Hi Kelly,

    My punch was finished today and it tastes great! There wasn’t any foam or bubbling so I’m wondering if it is “done”. (I know that when I soak my oatmeal it usually has bubbles coming up in the liquid before I cook it.) I’m wondering if my punch might need to sit out longer. Any thoughts?
    Thanks for your wonderful blog!


    10 Kelly January 4, 2009 at 9:38 pm

    Hi Theresa,

    I think that if you taste a bit of a fermented twang then it’s probably fine, but if you want to leave it longer, it won’t hurt it. Good luck!

    Beth, I see your questions were not answered from back in June – sorry! I was hoping Lynn would answer, because I don’t know what to tell you with that. Maybe she’ll see this one and be reminded and pop back in to answer.



    11 Amy May 1, 2009 at 8:15 am

    Can’t wait to try! Even though I have Sally F’s cookbook, thanks for bringing to light a recipe I know everyone around here would love.



    12 Laura May 1, 2009 at 8:25 pm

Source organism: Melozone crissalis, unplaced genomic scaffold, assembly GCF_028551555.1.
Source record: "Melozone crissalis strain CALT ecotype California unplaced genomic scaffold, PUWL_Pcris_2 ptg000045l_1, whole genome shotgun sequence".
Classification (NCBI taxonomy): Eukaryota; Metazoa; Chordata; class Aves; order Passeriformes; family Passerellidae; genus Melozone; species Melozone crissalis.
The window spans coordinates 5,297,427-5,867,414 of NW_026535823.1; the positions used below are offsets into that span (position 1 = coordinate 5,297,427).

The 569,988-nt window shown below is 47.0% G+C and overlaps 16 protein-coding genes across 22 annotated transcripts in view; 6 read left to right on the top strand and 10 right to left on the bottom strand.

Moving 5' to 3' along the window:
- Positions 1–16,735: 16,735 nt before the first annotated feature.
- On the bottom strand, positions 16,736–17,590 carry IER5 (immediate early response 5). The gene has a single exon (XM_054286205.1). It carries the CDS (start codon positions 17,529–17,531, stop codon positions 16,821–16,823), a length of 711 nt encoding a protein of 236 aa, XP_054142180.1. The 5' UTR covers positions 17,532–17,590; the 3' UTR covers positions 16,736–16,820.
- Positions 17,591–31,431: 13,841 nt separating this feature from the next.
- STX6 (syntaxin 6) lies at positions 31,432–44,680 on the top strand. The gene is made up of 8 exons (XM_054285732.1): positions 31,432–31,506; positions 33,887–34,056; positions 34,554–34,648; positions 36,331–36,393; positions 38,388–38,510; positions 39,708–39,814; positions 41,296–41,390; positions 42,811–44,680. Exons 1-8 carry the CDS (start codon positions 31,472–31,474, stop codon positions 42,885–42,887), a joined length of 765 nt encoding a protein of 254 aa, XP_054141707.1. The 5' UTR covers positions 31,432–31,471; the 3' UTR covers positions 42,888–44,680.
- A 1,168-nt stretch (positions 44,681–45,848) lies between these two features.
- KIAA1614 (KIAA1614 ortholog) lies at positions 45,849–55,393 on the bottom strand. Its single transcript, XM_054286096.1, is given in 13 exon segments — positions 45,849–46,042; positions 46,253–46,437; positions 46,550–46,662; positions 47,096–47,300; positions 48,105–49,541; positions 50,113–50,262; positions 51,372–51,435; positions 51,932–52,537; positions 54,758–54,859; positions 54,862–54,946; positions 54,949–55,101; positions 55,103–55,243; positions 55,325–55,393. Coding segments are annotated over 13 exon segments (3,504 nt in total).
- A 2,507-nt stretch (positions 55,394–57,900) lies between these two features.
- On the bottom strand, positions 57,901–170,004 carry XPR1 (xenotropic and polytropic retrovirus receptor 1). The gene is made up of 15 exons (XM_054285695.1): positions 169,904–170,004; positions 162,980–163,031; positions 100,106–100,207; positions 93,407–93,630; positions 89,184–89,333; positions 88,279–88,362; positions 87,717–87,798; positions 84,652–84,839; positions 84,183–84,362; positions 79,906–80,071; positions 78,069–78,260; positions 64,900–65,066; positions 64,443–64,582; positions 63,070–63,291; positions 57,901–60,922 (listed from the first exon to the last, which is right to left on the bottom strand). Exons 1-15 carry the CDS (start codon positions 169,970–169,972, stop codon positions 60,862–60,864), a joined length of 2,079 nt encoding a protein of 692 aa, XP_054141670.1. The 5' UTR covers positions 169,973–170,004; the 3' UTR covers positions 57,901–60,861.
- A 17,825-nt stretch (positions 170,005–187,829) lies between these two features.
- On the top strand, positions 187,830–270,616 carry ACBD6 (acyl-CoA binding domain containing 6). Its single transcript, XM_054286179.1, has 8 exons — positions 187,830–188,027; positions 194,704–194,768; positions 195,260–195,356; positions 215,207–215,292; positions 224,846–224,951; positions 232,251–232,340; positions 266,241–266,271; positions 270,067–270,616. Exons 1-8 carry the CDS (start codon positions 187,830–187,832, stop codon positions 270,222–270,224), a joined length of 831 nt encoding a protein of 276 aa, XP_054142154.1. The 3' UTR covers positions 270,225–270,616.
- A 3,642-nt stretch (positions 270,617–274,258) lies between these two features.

Kelly, will the sugar be converted into enzymes probiotics, etc. like Kombucha with this Lemonade?


    13 Kelly May 3, 2009 at 12:02 pm

    Laura, yes, it will for the sugar added before it ferments, I don’t think so for the sugar added after.


    14 Laura May 3, 2009 at 4:39 pm

    Many thanks for your quick reponse. I’m so excited…the Lemonade is sitting on my counter fermenting! I am enjoying all you have here for us to read. I’m your new fan!!


    15 Kelly May 3, 2009 at 8:42 pm

    Thanks so much for reading, Laura! :)


    16 Alchemille June 18, 2009 at 11:01 pm

    Can you replace sugar with another sweetener such as honey or maple syrup?
    Thanks ;).



    17 Kelly June 19, 2009 at 10:16 am

    Alchemille, sorry I don’t know. You could give it a shot! Let us know how it works. :)


    18 Jeanmarie August 8, 2009 at 10:52 pm